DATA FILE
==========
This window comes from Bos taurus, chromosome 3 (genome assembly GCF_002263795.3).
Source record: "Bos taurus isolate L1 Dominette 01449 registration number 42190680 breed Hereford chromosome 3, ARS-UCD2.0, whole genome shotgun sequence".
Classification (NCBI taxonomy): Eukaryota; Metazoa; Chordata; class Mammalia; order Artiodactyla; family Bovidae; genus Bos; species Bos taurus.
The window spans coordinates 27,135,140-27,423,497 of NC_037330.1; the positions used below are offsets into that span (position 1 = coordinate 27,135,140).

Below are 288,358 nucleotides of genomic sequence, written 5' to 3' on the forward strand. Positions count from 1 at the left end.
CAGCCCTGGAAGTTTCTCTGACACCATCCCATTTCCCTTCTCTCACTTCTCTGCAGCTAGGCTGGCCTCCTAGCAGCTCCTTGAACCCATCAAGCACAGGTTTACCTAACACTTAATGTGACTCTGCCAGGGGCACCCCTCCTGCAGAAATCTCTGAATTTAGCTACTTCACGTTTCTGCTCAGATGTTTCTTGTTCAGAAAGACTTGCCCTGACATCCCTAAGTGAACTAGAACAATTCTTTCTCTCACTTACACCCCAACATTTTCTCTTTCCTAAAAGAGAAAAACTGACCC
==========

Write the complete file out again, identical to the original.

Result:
This window comes from Bos taurus, chromosome 3 (genome assembly GCF_002263795.3).
Source record: "Bos taurus isolate L1 Dominette 01449 registration number 42190680 breed Hereford chromosome 3, ARS-UCD2.0, whole genome shotgun sequence".
Classification (NCBI taxonomy): Eukaryota; Metazoa; Chordata; class Mammalia; order Artiodactyla; family Bovidae; genus Bos; species Bos taurus.
The window spans coordinates 27,135,140-27,423,497 of NC_037330.1; the positions used below are offsets into that span (position 1 = coordinate 27,135,140).

Below are 288,358 nucleotides of genomic sequence, written 5' to 3' on the forward strand. Positions count from 1 at the left end.
CAGCCCTGGAAGTTTCTCTGACACCATCCCATTTCCCTTCTCTCACTTCTCTGCAGCTAGGCTGGCCTCCTAGCAGCTCCTTGAACCCATCAAGCACAGGTTTACCTAACACTTAATGTGACTCTGCCAGGGGCACCCCTCCTGCAGAAATCTCTGAATTTAGCTACTTCACGTTTCTGCTCAGATGTTTCTTGTTCAGAAAGACTTGCCCTGACATCCCTAAGTGAACTAGAACAATTCTTTCTCTCACTTACACCCCAACATTTTCTCTTTCCTAAAAGAGAAAAACTGACCC